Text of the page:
Monday, May 7, 2012

Where the heck have we been the last 3 weeks?!

In short: Tumul K'in ----> Big Falls ----> Hopkins ----> San Pedro ----> Houston ----> Salt Lake City ----> Idaho Falls ----> Jackson Hole ----> Las Vegas ----> Princeton Junction ----> New York City ----> Boston ----> Princeton Junction

And why is this?! (The extended version):

It all started with Maya Day. Not the psuedo-apocalyptic end of the Mayan calendar, but rather an equally mystifying week long cultural event scheduled shortly before Easter. The photolog we left off with in our last post concluded with a 15 mile torch relay race and a healing ceremony performed by a Guatemalan Shaman. It was after this, and throughout the next week, that the Maya Day (sic) festivities brought roughly 2,000 people, our families, and a nasty tropical disease to Tumul K'in. Our specific role didn't play out until the final day of celebration, so that will come later.

About half way through the week, Matt's brother Will flew down from Elon to help finish up our hunt for undocumented Maya archaeological sites. We decided to haze him with a first work day consisting of a 10 mile jungle march up and down every mountain in 100 degrees, across every river, and ending with us and the Maya elders (generally spectacular guides) completely lost. The rest of the week passed without drama and with two new sites discovered. It was then that we were joined by Matt's parents who came to visit.

Maya Day football tourny! 

Considering both Matt's mom and dad were generally horrified of our work environment (heat, scorpions, snakes, ants, stinging plants, etc...) we hoped to show them it wasn't all that bad by bringing them into the field for a day. With them we dug our first holes of the season and began excavating a classic era Maya house that was bulldozed sometime in the 1990's. We found some cool pottery including some nice black-glazed pieces eyed by Nancy! After work that day we were invited for lunch by the Chairman of Aguacate whose wife prepared a delicious caldo (spicy and very traditional Mayan chicken soup) for the family.

Family excavating the largest site we have found thus far 

Finally came THE Maya Day! This was the day where a couple thousand Mayas descended upon our tiny school to take part in a cultural festival. Many booths were set up displaying and selling traditional Maya food, products, education, and information. Many people sold stews containing jungle creatures they killed. Once group buried and pit roasted a pig right outside our bedroom window without telling us. Other people sold hot sauce, fresh homemade chocolate, and HIV tests (actually one of the most popular booths). There were also contests, lots of contests. Most notable included the Caldo eating contest (won by the same elderly woman every year), chili pepper eating, corn husking, wood cutting, and to end it all....the slippery pole. That's right, a 75 foot tall, crisco rubbed pole placed upright in the ground with 100 bucks and a handle of rum on top. First person to get to the top without falling and breaking themselves, and then down without breaking the rum, won.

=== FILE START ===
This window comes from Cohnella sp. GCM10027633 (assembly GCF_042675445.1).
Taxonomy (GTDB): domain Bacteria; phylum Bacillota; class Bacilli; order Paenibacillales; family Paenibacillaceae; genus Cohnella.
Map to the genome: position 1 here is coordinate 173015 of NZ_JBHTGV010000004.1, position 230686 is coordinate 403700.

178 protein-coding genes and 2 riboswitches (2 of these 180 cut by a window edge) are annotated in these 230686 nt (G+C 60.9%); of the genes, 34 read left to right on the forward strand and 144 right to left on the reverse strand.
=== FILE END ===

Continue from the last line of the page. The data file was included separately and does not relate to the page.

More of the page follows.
The Deer Dancers arrive at Tumul K'in

Leader of the Deer Dancers 

Our involvement in the festival was the running of a small booth dedicated to showcasing our archaeological work in the area. We had quite a turn out as word had quickly and vastly spread that three gringos were traipsing around the jungle in search of 'gold' and 'jade'. We also had many locals who were very excited about our work and had great information to share.

After Maya Day, it was our spring break! From the village we said goodbye to Will in PG, joined forces with Matt's parents again, and steamed North to the Garifuna village of Hopkins. There it was your typical Belizian holiday of pina coladas, snorkeling, and lots of beach lounging. We ate some absolutely wonderful meals and had a blast exploring the villages and nature preserves near bye. We even had the luck of seeing a black and white tree-anteater and hearing more howler monkeys!

The hard life in Hopkins

Lunch in Hopkins! 
They'll let anybody drive these things

After Hopkins we drove further north to Belize City where we hopped on a flight to San Pedro (the Isla Bonita of Madonna) and joined Rebecca's mom Stephanie. On San Pedro we stayed at Ramon's Village, a famous resort for divers. The first day there we all hit the water and dove, snorkeled, and boated around the barrier reef. This was the beginning of the end for Matt, and a phenomenal trip for
everybody else.

Sunset cruise off of San Pedro

It was around this time that Matt began getting an awful fever once a day and every day for nearly two weeks. While on San Pedro he was diagnosed with Malaria, Dengue, and then Typhoid.  About halfway through that it got more complicated and we decided it best to return to the US for proper treatment and investigation. We flew straight from San Pedro to Salt Lake City where Matt got 25 vials of blood drawn, multiple tests taken, and no diagnosis. He got on some heavy antibiotics and got better but we still don't know exactly what it was. However, the doctors suggested we take a couple week breather so we returned to Jackson, WY for a spell and then headed back East to Rebecca's home. We are getting ready to return to Belize on Wednesday for another week to help finish up and will be sure to post updates!